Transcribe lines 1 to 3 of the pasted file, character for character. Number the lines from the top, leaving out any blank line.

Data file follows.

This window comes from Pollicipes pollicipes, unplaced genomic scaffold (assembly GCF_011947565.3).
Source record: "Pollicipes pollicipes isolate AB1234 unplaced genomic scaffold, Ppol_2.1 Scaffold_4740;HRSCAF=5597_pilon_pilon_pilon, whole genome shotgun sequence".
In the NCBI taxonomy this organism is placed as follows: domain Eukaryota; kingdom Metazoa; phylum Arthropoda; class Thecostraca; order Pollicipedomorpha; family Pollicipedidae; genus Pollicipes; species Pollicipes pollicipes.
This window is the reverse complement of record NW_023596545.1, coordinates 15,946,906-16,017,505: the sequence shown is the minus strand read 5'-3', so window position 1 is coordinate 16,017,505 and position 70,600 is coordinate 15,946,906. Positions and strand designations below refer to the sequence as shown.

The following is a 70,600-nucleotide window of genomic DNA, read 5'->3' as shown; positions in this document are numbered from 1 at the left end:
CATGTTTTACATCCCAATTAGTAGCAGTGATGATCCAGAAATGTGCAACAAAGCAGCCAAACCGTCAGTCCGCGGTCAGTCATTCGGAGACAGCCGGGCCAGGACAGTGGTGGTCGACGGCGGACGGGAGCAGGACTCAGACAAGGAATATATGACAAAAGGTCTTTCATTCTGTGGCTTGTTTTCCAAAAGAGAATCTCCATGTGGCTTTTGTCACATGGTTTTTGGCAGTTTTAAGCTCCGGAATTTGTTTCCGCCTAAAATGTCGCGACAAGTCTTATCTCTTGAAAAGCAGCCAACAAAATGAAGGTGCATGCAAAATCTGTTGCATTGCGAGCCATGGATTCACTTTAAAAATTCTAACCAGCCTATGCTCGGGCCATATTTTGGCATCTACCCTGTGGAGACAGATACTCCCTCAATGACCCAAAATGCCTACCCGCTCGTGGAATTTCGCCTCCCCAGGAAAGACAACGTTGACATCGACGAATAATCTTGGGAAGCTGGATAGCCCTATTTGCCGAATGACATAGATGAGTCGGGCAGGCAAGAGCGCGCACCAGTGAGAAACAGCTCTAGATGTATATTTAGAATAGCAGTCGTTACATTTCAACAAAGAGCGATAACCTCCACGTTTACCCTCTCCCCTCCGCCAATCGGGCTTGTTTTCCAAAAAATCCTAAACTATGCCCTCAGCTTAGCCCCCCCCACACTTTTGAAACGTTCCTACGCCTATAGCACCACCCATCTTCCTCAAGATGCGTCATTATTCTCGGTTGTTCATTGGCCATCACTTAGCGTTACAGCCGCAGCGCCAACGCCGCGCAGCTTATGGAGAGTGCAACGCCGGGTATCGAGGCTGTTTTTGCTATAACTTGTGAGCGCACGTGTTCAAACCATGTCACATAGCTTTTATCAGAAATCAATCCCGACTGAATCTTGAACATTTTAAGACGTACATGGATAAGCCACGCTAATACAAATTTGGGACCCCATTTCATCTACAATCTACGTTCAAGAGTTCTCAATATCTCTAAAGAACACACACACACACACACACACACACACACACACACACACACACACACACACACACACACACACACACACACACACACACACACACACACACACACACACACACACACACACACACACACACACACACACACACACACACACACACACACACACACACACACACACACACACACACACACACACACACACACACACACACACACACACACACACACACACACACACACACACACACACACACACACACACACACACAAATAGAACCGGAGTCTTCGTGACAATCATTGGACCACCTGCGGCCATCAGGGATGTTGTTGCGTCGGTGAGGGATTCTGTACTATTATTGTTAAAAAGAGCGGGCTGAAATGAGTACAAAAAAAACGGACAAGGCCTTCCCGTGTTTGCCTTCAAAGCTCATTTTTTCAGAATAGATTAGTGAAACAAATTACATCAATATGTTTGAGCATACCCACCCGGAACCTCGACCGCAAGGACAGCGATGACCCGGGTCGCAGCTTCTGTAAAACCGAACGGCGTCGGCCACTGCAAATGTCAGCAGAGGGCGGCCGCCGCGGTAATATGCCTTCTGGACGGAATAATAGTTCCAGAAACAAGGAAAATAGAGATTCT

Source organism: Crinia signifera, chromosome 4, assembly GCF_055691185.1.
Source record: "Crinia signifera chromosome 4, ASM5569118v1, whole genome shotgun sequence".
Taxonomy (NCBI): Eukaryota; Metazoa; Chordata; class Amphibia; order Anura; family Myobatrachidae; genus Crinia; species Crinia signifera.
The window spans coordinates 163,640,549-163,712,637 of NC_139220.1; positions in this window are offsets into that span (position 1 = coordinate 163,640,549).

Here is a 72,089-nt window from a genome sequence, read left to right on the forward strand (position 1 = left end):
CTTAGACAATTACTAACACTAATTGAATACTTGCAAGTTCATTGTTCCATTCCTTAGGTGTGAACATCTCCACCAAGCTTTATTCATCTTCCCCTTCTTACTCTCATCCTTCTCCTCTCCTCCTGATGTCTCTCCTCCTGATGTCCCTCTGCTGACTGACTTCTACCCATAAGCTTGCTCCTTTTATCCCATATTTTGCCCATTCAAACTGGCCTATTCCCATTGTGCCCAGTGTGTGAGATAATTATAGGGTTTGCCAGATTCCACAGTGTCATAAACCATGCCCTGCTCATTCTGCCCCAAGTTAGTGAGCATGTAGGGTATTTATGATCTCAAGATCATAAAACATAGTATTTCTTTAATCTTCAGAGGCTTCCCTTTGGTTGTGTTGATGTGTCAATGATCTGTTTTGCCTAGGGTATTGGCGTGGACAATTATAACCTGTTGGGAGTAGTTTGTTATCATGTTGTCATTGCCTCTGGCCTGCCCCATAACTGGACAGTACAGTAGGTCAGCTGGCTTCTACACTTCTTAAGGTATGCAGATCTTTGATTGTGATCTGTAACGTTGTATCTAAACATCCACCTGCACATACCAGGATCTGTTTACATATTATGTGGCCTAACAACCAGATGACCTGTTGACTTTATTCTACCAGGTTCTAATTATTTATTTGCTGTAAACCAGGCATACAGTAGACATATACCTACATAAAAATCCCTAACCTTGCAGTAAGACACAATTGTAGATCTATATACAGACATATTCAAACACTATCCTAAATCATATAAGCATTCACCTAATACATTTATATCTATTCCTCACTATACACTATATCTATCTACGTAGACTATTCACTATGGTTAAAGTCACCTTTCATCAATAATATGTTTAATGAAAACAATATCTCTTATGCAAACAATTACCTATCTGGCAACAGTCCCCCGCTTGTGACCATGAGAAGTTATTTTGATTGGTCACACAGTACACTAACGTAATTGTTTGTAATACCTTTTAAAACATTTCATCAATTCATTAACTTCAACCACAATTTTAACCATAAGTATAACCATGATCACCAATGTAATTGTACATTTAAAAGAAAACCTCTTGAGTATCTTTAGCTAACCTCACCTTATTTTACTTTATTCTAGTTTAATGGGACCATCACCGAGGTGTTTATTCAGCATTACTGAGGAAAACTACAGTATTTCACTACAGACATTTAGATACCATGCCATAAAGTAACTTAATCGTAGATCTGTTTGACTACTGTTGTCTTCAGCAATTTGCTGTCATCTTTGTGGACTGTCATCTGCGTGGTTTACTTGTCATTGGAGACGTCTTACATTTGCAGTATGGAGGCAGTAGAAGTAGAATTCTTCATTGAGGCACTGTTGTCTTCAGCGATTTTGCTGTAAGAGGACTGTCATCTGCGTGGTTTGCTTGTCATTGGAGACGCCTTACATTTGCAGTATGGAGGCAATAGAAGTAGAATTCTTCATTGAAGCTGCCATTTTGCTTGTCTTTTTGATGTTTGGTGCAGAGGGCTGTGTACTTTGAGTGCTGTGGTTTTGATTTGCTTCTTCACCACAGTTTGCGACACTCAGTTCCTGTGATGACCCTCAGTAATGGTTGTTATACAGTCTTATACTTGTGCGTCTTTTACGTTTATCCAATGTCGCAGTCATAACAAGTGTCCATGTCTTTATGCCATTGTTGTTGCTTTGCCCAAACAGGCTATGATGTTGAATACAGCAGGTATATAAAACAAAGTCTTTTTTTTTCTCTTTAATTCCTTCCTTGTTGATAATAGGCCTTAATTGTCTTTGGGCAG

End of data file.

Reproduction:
This window comes from Pollicipes pollicipes, unplaced genomic scaffold (assembly GCF_011947565.3).
Source record: "Pollicipes pollicipes isolate AB1234 unplaced genomic scaffold, Ppol_2.1 Scaffold_4740;HRSCAF=5597_pilon_pilon_pilon, whole genome shotgun sequence".
In the NCBI taxonomy this organism is placed as follows: domain Eukaryota; kingdom Metazoa; phylum Arthropoda; class Thecostraca; order Pollicipedomorpha; family Pollicipedidae; genus Pollicipes; species Pollicipes pollicipes.